Three steroid-binding globulins, their localization in the brain and nose, and what they might be doing there.

Affiliation

Department of Pharmacology, Edward Via College of Osteopathic Medicine and Gibbs Research Center, 350 Howard Street, Spartanburg, SC, USA. Electronic address: [Email]

Abstract

Steroid-binding globulins (SBGs) such as sex hormone binding globulin, corticosteroid binding globulin, and vitamin-D binding protein are receiving increasing notice as being actively involved in steroid actions. This paper reviews data of all three of these SBGs, focusing on their presence and possible activity in the brain and nose. We have found all three proteins in the brain in limbic areas such as the paraventricular (PVN) and supraoptic nuclei (SON) as well as other areas of the hypothalamus, hippocampus, and medial preoptic area. There is also evidence that all three are made in the PVN and SON, in conjunction with the neuropeptides oxytocin and vasopressin. The localization of these three SBGs is more variable within areas of the main olfactory area and the vomeronasal organ. However, all three are found in the mucus of these areas, suggesting that one of their functions is to sequester aerosol steroids, such as pheromones, and deliver them to sensory cells and then to deeper sensory areas. In this manuscript, we present multiple models of SBG action including: A) SBG binding to a membrane receptor, B) this SBG receptor being associated with a larger protein complex including cytoplasmic steroid receptors, C) when the SBGs binds to their SBG receptors, second messengers within the cells respond, D) after SBG binding to its receptor, it releases its associated steroid into the membrane's lipid bilayer, from which it gains access into the cell only when bound by an internal protein, E) the SBG, possibly with its bound SBG receptor, is internalized into the cell from which it can gain access to numerous organelles and possibly the cell's nucleus or F) associate with intracellular steroid receptors, G) SBGs produced in target cells are released from those cells upon specific stimulation, and H) according to the Free Steroid Hypothesis steroids released from the extracellular SBG passively diffuse across the plasma membrane of the cell. These models move the area of steroid endocrinology forward by providing important paths of steroid activity within many steroid target cells.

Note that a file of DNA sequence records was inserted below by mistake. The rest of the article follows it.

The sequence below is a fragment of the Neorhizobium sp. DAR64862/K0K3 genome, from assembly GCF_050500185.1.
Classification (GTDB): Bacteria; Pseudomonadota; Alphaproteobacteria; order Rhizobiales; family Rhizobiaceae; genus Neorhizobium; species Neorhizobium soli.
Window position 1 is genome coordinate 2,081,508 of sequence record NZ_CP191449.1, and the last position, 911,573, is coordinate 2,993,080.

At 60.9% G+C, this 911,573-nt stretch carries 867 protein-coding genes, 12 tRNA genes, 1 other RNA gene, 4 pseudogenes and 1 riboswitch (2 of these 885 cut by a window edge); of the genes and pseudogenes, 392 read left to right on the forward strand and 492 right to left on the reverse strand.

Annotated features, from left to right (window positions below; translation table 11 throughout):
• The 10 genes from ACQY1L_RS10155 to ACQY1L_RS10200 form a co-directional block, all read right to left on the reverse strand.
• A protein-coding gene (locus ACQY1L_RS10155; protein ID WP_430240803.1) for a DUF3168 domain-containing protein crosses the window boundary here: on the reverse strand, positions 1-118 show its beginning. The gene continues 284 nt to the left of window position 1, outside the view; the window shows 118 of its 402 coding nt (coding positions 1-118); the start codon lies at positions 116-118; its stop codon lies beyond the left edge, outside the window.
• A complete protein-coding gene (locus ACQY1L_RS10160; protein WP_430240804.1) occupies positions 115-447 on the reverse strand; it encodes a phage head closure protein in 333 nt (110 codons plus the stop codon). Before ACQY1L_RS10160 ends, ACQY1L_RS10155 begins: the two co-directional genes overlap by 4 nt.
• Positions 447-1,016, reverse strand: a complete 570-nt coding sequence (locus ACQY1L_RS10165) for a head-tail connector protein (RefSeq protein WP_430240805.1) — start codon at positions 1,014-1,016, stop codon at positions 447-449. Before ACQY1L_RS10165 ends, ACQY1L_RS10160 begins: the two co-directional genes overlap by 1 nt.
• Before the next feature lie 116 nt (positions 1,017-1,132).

Keywords

Corticosteroid binding globulin,Estradiol receptor-beta,Non-genomic steroid effects,Olfactory system,Sex hormone binding globulin,Vitamin-D binding protein,

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